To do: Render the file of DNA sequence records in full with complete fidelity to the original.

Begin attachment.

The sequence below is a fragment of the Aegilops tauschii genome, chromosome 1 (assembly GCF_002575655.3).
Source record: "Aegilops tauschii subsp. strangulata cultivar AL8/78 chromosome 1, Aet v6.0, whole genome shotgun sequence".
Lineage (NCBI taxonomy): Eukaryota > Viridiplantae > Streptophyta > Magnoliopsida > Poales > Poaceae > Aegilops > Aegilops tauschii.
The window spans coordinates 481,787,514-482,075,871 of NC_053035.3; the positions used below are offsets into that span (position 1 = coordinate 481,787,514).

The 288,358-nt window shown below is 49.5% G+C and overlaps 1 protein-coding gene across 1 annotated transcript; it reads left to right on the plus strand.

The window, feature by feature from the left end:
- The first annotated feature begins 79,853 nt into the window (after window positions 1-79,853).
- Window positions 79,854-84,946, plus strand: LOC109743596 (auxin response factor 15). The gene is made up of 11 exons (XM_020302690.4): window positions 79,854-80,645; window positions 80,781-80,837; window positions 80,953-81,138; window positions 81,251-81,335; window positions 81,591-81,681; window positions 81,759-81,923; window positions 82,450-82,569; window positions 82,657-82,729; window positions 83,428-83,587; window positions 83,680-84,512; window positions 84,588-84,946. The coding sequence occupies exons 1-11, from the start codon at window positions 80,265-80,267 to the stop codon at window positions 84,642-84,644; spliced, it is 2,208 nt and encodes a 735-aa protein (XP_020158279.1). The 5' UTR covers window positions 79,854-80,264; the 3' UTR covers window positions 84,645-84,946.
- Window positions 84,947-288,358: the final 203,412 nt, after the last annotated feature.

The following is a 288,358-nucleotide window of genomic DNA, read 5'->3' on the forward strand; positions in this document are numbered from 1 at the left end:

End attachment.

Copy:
The sequence below is a fragment of the Aegilops tauschii genome, chromosome 1 (assembly GCF_002575655.3).
Source record: "Aegilops tauschii subsp. strangulata cultivar AL8/78 chromosome 1, Aet v6.0, whole genome shotgun sequence".
Lineage (NCBI taxonomy): Eukaryota > Viridiplantae > Streptophyta > Magnoliopsida > Poales > Poaceae > Aegilops > Aegilops tauschii.
The window spans coordinates 481,787,514-482,075,871 of NC_053035.3; the positions used below are offsets into that span (position 1 = coordinate 481,787,514).

The 288,358-nt window shown below is 49.5% G+C and overlaps 1 protein-coding gene across 1 annotated transcript; it reads left to right on the plus strand.

The window, feature by feature from the left end:
- The first annotated feature begins 79,853 nt into the window (after window positions 1-79,853).
- Window positions 79,854-84,946, plus strand: LOC109743596 (auxin response factor 15). The gene is made up of 11 exons (XM_020302690.4): window positions 79,854-80,645; window positions 80,781-80,837; window positions 80,953-81,138; window positions 81,251-81,335; window positions 81,591-81,681; window positions 81,759-81,923; window positions 82,450-82,569; window positions 82,657-82,729; window positions 83,428-83,587; window positions 83,680-84,512; window positions 84,588-84,946. The coding sequence occupies exons 1-11, from the start codon at window positions 80,265-80,267 to the stop codon at window positions 84,642-84,644; spliced, it is 2,208 nt and encodes a 735-aa protein (XP_020158279.1). The 5' UTR covers window positions 79,854-80,264; the 3' UTR covers window positions 84,645-84,946.
- Window positions 84,947-288,358: the final 203,412 nt, after the last annotated feature.

The following is a 288,358-nucleotide window of genomic DNA, read 5'->3' on the forward strand; positions in this document are numbered from 1 at the left end: